[click "Play" to hear Susan's conversation with Judith and Richard]
kicker: trash to treasure
The ordinance followed the popularity of the film “Bag It,” made by Telluride local Suzan Beraza. “Bag It,” which screened on National Public Television in April and garnered awards at film festivals across the country, became as much a call-to-action as a documentary, not just locally, but nationally.
“Bag It” is just one of a number of populist responses to another film, the Sixties pop phenomenon “The Graduate,” a movie that predicted a future of plastics. Artists Judith Selby Lang and Richard Lang’s work represents another kind of response. They make “found art.”
“Found art” is a term applied to art created from undisguised but modified objects not normally be considered art worthy because of an intrinsically non-artistic function. Picasso famously used found objects as a basis for some of his creations. For example, he joined a bicycle saddle with handle bars to form the head of a bull. Jeff Koons built a career in part on commodity-based sculpture. And who does not remember Damien Hirst’s shark preserved in formaldehyde in a glass tank? Hirst called the work “The Physical Impossibility of Death in the Mind of Someone Living.”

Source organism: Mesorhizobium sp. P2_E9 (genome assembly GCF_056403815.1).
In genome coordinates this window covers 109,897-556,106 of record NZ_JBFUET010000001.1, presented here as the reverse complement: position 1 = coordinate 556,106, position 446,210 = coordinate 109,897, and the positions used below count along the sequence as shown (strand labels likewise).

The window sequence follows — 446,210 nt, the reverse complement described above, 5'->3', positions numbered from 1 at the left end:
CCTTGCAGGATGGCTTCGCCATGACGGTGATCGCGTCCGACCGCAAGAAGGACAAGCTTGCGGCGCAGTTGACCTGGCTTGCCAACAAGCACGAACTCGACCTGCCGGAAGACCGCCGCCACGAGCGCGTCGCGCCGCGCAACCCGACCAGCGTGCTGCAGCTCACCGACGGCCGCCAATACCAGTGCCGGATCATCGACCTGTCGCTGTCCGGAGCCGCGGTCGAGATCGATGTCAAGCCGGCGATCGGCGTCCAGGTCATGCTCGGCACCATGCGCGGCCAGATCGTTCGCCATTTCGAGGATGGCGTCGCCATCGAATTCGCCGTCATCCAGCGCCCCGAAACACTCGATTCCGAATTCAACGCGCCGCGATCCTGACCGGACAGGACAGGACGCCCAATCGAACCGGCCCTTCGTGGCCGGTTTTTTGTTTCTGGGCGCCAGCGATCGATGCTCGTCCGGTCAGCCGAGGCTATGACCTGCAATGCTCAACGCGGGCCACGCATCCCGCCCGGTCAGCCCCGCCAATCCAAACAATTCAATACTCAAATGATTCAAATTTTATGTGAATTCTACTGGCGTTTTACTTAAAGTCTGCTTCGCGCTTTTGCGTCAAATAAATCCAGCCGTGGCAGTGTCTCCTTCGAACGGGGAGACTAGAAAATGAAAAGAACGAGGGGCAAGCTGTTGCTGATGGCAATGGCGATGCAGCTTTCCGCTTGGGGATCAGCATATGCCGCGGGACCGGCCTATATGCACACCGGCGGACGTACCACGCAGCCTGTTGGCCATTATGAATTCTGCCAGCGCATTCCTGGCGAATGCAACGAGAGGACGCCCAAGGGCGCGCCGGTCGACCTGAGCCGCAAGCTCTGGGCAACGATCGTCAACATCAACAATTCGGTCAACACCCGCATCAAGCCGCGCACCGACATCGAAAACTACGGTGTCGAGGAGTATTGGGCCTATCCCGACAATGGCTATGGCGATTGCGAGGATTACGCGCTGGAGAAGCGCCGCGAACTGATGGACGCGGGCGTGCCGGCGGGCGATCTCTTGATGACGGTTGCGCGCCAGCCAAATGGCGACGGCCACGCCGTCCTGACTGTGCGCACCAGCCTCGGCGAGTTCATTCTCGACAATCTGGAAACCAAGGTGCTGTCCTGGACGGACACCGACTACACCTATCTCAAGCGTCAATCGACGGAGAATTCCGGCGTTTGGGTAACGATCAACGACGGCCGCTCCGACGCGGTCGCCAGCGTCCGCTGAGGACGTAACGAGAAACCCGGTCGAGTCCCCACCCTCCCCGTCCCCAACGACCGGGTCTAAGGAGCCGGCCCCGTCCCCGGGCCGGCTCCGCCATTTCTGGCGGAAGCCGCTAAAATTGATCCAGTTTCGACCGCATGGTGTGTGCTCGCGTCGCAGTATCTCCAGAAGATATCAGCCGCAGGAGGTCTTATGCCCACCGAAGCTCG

In 1999, the Langs began curating plastic debris off Kehoe Beach, a remote stretch of the Point Reyes National Seashore in Northern California, the scene of their very first date. Their booty generally includes everything from cereal box action figures to multi-colored milk jug lids, combs, toy soldiers, disposable lighters, cheese spreaders. Back in the couple’s studio, the pieces get cleaned, categorized (color and kind) and stored before being transformed into eco-art: sculpture, mosaics, installations, photo tableaux, jewelry.
The content of the Lang’s work sends a message about the spoiling of the natural world by an industrialized world. And it’s an important message. Below are just a few of the sordid facts:
• The average American uses about 500 plastic bags each year, for an average of 12 minutes, before they are discarded.
• 14 million pounds of trash end up in the ocean each year.
• It is estimated that 100,000 marine mammals and sea birds die every year from becoming entangled in or ingesting plastic debris.
Beyond the message, even beyond the idea of recycling, there is another major point to the Langs’ work: to celebrate beauty, yes, from trash, and the creative impulse.
Mountainfilm’s director David Holbrooke asked the Langs to create the 2011 Festival awards.
Follow these links to preview a film that will be shown at Mountainfilm in Telluride: http://vimeo.com/18672227; to view Chris Jordan’s portfolio at Elecric Works, http://www.sfelectricworks.com/artists/jordan/index.html.
To learn more about the Langs, their life together and their work, click the “play” button and listen to their interview.